Abstract [en]

The Swedish work force underwent dramatic changes during an economic crisis in the 1990s. In the aftermath, sick leave increased at an unprecedented rate and stress-related disorders, such as burnout, depression, and sleep disturbances replaced earlier work-related diagnoses. Sleep disturbances have been demonstrated to both precede and succeed mental and physical illnesses, including burnout, depression, anxiety, and cardiovascular disease. Disturbed sleep is also a common complaint in Sweden as well as in the rest of the Western world. Sleep has been shown to easily be disturbed by cognitive, emotional, and physiological arousal (stress). However, several studies have demonstrated that social support has a protective effect against the adverse effects of stress as well as a generally beneficial effect on health. Other studies, though, suggest that lack of social support may increase the risk for mental and physical ill-health. The purpose of this thesis was therefore to investigate the association between social support and disturbed sleep; foremost in working populations.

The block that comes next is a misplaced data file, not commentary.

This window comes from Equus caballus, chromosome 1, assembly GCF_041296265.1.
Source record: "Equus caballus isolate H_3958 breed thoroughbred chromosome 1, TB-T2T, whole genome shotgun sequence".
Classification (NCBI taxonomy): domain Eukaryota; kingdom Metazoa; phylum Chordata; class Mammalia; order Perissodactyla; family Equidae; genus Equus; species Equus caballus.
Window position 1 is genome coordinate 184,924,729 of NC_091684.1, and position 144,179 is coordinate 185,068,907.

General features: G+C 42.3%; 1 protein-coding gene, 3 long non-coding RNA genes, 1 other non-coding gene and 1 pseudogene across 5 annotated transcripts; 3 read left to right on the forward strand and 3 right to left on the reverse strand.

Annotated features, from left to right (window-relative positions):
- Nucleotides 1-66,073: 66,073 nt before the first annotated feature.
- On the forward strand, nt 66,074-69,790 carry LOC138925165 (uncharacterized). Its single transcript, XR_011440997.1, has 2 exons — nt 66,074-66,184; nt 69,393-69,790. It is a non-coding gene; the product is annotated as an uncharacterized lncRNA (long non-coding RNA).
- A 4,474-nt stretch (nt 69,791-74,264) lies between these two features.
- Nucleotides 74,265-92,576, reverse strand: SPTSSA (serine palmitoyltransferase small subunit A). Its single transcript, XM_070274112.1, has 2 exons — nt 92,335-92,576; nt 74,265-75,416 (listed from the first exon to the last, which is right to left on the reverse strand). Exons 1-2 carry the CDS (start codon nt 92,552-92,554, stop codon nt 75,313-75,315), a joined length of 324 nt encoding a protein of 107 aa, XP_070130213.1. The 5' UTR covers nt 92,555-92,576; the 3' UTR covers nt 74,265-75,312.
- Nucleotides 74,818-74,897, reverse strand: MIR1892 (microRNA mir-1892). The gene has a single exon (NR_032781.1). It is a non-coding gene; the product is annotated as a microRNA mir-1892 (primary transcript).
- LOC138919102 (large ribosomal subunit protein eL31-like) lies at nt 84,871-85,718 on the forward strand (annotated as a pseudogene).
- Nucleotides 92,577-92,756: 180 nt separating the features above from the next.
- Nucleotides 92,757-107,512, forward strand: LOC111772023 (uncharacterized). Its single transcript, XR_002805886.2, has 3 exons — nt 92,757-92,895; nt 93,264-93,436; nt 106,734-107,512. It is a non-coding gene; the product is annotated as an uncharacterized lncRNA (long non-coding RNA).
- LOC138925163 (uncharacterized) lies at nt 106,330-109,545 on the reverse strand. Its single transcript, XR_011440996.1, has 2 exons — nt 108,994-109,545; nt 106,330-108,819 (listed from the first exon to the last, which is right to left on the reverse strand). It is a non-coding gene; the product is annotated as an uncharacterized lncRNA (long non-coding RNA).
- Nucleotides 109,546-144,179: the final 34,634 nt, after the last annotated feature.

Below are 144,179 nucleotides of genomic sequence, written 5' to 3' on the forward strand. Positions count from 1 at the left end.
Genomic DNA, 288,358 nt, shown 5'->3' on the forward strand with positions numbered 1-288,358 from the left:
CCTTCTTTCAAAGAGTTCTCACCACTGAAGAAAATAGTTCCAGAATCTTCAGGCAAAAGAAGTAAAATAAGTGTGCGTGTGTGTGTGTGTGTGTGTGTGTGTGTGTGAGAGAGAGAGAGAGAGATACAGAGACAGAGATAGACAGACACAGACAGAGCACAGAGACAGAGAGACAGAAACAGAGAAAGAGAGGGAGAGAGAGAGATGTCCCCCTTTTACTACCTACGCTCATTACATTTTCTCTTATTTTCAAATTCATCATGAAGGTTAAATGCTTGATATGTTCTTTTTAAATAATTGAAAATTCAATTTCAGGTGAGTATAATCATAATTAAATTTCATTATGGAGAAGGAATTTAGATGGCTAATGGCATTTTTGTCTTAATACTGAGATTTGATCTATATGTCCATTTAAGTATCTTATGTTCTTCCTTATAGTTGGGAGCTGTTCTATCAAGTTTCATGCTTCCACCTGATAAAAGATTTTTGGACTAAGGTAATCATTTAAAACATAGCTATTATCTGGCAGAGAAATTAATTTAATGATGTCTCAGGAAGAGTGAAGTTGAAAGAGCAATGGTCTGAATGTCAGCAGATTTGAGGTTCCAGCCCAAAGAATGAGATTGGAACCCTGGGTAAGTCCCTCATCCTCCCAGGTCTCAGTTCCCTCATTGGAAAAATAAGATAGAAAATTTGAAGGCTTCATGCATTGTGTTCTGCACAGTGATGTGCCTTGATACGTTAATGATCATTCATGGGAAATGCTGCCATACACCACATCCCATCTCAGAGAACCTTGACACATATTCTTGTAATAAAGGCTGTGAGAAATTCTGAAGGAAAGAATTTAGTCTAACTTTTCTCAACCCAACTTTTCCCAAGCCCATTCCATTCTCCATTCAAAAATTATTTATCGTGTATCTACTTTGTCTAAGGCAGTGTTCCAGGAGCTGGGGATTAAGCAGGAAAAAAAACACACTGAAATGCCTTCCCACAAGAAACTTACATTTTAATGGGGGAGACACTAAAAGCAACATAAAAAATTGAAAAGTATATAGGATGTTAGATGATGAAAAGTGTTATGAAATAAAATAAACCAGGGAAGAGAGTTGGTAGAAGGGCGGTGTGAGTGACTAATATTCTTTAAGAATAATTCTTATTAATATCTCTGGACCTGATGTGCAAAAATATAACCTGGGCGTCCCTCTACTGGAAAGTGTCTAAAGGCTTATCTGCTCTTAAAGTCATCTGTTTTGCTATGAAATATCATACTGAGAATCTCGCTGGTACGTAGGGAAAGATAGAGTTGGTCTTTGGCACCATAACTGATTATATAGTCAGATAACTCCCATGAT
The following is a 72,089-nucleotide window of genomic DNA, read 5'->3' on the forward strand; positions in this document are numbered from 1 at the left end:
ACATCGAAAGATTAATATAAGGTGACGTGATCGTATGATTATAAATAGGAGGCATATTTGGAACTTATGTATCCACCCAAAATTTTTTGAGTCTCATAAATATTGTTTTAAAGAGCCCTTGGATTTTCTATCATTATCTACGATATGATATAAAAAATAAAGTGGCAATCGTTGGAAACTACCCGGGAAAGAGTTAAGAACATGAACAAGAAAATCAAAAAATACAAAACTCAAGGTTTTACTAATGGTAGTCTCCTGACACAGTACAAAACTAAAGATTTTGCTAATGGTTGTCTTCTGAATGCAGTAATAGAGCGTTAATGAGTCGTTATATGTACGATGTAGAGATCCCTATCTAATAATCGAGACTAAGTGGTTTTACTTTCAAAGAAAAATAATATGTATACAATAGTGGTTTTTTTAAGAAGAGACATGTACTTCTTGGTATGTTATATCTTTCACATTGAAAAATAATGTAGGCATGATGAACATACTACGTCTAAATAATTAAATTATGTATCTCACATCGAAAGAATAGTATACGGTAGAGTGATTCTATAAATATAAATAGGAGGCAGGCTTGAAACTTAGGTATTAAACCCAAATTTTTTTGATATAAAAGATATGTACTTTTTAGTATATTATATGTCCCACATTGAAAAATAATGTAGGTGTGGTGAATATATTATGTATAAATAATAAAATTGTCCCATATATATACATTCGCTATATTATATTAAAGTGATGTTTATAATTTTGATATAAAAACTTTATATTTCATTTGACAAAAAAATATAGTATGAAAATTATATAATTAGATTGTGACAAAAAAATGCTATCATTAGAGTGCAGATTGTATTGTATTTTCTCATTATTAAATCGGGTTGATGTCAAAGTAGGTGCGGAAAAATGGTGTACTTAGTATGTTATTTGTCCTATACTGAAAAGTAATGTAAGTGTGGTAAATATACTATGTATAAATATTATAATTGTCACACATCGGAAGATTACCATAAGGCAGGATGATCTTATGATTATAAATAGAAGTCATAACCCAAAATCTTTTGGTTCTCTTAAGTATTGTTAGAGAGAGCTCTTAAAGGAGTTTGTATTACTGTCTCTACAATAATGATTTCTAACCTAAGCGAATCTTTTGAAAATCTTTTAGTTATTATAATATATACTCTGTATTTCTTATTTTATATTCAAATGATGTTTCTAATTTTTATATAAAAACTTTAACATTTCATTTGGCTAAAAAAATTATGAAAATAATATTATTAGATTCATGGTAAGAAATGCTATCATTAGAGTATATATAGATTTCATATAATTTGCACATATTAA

Epidemiological methods were applied to investigate the association between social support and disturbed sleep. Three studies were used; a cross-sectional (MONICA, n = 1,179), a longitudinal (WOLF, n = 2,479), and a case-referent (SHEEP and VHEEP in conjunction, n = 6,231) study. The data was obtained by questionnaires, and social support was operationalized as network and emotional support. Disturbed sleep was defined as difficulties falling asleep, difficulties maintaining sleep, repeated awakenings, and disturbed sleep. Gender was taken into consideration throughout the studies.

Foremost, low network support was found to increase the risk for contracting disturbed sleep. Which source the network support was derived from did not alter the association between low network support and disturbed sleep—low network support at work increased the risk for disturbed sleep as did low network outside work. Prolonged low network support and impaired emotional support did also increase the risk for sleep disturbances in men who were under strain at work. Furthermore, open coping buffered against low network support in the association with disturbed sleep five years later in women, whereas low network support increased the risk for developing disturbed sleep at a later date when interacting with covert coping both in women and in men. Moreover, disturbed sleep was shown to mediate low network support in myocardial infarction in women.